Although weakened by the crisis, Luxembourg is faring better than the rest of the EU. This can be explained, in part, by the structure of its economy, which is largely oriented towards services and finance (which accounts for more than a quarter of its GDP), a sector which has been doing well so far. The relative health of public finances has enabled the rapid implementation of direct and indirect aid measures for businesses and households. After rising in April and May, the unemployment rate remains higher than at the start of the year but stable at around 6.3%. According to STATEC forecasts, assuming that the pandemic is contained, growth should start to rise again in 2021, without however returning to its pre-crisis level. Confirmation of this trend hinges on factors that are difficult to predict, such as the trajectory of the pandemic, the additional costs it will impose on the economy, the robustness of sectors and consumer confidence.

The results of the second quarter edition of the "Barometer of the Economy" survey are rather encouraging. However, it should be noted that the investigation was conducted in September, at a time when the probability of a second confinement, partial or complete, with a new closure of certain sectors of activity, seemed low.

During the third quarter of 2020, real GDP went up 0.5% compared to the same quarter of 2019 and up 9.8% compared to the second quarter of 2020. Thanks to this strong recovery recorded by STATEC and assuming that the GDP in the fourth quarter of 2020 is equal to that of the third quarter, the decrease in GDP in 2020 would be limited to 1.4%, which is more favourable than all forecasts since the start of the pandemic.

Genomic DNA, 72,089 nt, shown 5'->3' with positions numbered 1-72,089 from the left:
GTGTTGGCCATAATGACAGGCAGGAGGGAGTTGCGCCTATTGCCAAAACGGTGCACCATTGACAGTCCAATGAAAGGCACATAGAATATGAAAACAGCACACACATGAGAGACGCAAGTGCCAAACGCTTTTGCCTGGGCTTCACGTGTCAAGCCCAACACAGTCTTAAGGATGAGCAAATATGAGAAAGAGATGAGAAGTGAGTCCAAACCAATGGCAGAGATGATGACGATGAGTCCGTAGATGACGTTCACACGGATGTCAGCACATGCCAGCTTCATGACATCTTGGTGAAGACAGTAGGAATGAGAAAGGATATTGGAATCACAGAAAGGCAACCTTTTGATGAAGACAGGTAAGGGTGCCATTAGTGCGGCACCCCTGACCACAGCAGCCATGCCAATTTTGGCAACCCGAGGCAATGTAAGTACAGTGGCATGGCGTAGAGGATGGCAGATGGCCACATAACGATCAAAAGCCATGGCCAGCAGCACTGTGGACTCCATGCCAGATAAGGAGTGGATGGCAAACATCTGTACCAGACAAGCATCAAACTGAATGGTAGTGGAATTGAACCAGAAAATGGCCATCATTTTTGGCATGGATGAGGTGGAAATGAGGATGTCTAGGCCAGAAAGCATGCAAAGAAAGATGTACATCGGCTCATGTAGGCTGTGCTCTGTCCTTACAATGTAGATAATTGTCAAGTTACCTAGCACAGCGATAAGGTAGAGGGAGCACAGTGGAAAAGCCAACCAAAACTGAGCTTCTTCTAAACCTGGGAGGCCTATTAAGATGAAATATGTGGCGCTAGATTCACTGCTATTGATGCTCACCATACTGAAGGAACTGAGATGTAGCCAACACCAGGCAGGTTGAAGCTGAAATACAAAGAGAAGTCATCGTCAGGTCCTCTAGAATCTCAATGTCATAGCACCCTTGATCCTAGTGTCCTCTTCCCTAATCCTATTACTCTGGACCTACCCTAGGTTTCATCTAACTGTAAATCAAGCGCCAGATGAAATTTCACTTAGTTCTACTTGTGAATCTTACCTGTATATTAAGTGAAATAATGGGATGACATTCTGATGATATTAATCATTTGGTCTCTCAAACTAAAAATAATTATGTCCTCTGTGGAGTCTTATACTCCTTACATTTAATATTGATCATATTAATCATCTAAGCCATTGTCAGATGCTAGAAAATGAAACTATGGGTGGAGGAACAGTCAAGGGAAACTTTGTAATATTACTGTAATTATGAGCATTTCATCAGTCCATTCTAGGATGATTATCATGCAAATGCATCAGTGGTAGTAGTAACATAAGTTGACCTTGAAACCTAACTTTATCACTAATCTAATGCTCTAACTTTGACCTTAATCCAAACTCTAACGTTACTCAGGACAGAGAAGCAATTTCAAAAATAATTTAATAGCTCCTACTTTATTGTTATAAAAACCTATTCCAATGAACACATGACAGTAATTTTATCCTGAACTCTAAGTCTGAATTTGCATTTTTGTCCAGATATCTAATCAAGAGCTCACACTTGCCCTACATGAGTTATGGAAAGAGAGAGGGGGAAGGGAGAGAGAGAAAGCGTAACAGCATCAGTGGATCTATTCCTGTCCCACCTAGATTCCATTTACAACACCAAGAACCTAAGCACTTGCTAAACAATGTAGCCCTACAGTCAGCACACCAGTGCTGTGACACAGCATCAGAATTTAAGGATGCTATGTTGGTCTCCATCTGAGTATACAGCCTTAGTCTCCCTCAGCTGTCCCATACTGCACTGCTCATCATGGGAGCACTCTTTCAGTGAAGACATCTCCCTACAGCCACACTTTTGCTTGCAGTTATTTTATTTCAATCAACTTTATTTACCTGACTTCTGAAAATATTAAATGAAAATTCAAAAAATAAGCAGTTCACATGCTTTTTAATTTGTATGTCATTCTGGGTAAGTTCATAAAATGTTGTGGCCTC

Nevertheless, different sectors of activity face various difficulties. The decision to extend the closure of cafes and restaurants until January is hitting the hospitality industry hard. To counteract this gloomy development, the aid announced by the government will have to be released and made available as soon as possible, according to the Chamber.

The hospitality sector, like almost all sectors in great difficulty, is expected to suffer in 2021 from the combined effect of an increase in labour costs and a more or less serious shortage of cash. In this context, the Chamber has called for more administrative support for the sectors particularly affected by the crisis, for example, by the establishment of a moratorium without default interest on the payment of debts to public administrations accompanied by adaptation of payment terms to companies' reimbursement capacities. The tourism sector, which is suffering in particular (like the passenger transport sector) from a marked drop in business tourism, must be supported.